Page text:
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      final entity is something that can not be changed.

      Well, it’s probably more accurate to say that immutable things are ones that cannot be changed. final names in Python are ones that can’t (shouldn’t be) assigned to. In this case DAYS_IN_A_WEEK is referring to an immutable int. But it could just as well be an object with methods that mutate underlying members. So it’s great to pair final with immutable things like tuples or namedtuples (or attrs )

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      It used to be a time when various complicated attempts at implementing, say, Singleton pattern in Python was considered to be a laughing matter. Python way was always to not invent a problem when common sense and evidence show that there isn’t any. This is the same case. There was never any problem with Python constants-by-convention not actually being constants.

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      It needs an external tool to validate your code? That’s not very convincing to me. How is this going to work with runtime generated code?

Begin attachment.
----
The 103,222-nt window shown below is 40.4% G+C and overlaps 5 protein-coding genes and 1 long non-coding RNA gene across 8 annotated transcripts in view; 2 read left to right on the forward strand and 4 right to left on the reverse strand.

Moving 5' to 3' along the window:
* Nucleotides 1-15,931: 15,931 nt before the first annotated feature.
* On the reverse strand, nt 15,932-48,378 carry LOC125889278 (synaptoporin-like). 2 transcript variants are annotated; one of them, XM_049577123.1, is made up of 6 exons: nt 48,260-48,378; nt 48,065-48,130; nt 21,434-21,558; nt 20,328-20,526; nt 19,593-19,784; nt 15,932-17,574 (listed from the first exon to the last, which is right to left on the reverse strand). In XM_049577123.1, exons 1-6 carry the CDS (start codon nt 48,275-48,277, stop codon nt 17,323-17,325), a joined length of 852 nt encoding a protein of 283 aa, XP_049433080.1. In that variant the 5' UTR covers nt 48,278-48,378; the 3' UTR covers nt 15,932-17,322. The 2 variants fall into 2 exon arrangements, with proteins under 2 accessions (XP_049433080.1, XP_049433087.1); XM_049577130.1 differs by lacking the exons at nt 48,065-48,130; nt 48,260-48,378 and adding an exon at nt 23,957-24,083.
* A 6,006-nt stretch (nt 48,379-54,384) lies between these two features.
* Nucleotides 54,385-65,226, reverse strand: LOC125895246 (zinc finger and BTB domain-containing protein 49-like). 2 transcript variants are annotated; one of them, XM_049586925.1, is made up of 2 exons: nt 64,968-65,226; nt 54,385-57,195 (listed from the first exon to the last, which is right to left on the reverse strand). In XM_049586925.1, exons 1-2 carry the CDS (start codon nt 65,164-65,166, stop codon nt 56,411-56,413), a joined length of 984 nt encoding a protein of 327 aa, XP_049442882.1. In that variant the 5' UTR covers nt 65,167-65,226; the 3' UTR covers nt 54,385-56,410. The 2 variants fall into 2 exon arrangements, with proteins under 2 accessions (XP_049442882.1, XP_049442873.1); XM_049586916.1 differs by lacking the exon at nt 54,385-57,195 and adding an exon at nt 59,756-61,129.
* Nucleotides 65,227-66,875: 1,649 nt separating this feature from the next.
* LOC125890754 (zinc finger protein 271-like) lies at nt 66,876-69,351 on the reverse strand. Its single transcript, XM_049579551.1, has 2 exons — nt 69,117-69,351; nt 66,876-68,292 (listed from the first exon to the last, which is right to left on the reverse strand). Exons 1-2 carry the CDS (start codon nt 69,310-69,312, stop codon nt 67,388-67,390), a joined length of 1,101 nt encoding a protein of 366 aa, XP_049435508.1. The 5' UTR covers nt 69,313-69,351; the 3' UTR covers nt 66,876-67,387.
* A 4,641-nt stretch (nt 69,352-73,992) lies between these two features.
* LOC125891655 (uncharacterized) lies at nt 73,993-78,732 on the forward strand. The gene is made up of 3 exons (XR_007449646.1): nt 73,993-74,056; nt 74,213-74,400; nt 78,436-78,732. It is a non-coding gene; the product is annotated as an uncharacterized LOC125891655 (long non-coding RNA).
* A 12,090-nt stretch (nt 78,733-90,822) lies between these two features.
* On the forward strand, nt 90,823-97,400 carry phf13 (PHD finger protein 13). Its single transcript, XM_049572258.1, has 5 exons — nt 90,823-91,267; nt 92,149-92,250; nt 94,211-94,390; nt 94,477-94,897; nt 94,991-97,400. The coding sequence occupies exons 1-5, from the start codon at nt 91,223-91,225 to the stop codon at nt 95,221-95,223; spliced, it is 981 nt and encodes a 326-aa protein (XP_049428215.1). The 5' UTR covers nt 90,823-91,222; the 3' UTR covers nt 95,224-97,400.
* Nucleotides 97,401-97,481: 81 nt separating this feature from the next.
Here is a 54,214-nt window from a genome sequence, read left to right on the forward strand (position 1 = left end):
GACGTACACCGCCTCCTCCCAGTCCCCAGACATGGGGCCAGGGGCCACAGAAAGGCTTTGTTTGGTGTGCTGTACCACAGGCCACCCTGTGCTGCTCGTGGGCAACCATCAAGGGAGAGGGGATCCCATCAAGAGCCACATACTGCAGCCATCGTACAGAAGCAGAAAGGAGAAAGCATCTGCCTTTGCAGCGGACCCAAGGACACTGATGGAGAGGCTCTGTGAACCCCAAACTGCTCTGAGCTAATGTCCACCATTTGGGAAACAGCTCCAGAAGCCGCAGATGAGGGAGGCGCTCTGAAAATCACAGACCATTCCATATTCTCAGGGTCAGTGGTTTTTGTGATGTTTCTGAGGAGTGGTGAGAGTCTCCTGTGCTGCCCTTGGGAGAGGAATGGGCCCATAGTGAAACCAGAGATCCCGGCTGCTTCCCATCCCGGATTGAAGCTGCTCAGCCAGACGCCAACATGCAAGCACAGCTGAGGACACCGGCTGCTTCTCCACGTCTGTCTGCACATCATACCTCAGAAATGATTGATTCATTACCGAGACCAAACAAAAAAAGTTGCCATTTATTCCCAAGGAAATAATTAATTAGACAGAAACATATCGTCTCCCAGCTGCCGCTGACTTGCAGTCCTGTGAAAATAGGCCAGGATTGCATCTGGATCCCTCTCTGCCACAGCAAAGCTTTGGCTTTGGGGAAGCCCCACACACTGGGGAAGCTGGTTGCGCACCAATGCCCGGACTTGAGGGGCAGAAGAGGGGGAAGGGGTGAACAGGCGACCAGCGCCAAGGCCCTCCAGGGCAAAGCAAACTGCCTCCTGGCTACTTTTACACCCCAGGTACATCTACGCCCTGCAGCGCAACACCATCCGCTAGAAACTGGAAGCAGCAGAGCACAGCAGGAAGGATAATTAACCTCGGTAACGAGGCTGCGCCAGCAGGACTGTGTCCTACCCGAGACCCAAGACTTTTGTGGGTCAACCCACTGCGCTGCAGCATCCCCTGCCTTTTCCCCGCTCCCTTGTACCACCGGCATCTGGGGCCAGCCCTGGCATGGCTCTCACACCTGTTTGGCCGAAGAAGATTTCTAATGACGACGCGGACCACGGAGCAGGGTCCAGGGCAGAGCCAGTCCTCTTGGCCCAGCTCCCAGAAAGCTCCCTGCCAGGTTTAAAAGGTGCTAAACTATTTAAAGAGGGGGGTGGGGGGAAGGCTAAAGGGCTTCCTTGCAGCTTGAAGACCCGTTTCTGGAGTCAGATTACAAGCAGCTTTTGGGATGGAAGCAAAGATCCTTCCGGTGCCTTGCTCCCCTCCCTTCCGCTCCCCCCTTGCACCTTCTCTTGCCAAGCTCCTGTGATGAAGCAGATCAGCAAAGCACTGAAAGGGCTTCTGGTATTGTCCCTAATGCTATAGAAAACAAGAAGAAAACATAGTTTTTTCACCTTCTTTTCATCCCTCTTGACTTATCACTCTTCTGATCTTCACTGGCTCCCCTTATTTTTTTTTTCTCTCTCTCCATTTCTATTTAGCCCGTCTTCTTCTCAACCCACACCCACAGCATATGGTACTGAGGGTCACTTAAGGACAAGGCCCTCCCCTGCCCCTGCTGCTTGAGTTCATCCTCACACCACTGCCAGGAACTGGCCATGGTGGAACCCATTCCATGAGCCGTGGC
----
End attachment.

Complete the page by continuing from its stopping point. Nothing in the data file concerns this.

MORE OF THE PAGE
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        That’s how Python typing is. Python is dynamically typed, but the devs are working on adding gradual typing via syntax extensions and a static type checker (mypy), but they’ve stated that typing will always be optional and not cover every case.

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        It needs an external tool to validate your code?

        It’s the canonical type checking feature for Python. It leverages the language standard for type hints. One could imagine that perhaps CPython or other interpreters could eventually gain a feature to execute these type checks. Though I suspect that it would still be an independent execution/pass, as it is with mypy.

        How is this going to work with runtime generated code?

        Does this mean that you have a use case for generating python source code at runtime, or something else? If you are generating python source, you could add a step to send it to mypy first, if you were so inclined.

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      s/real constants/constant type/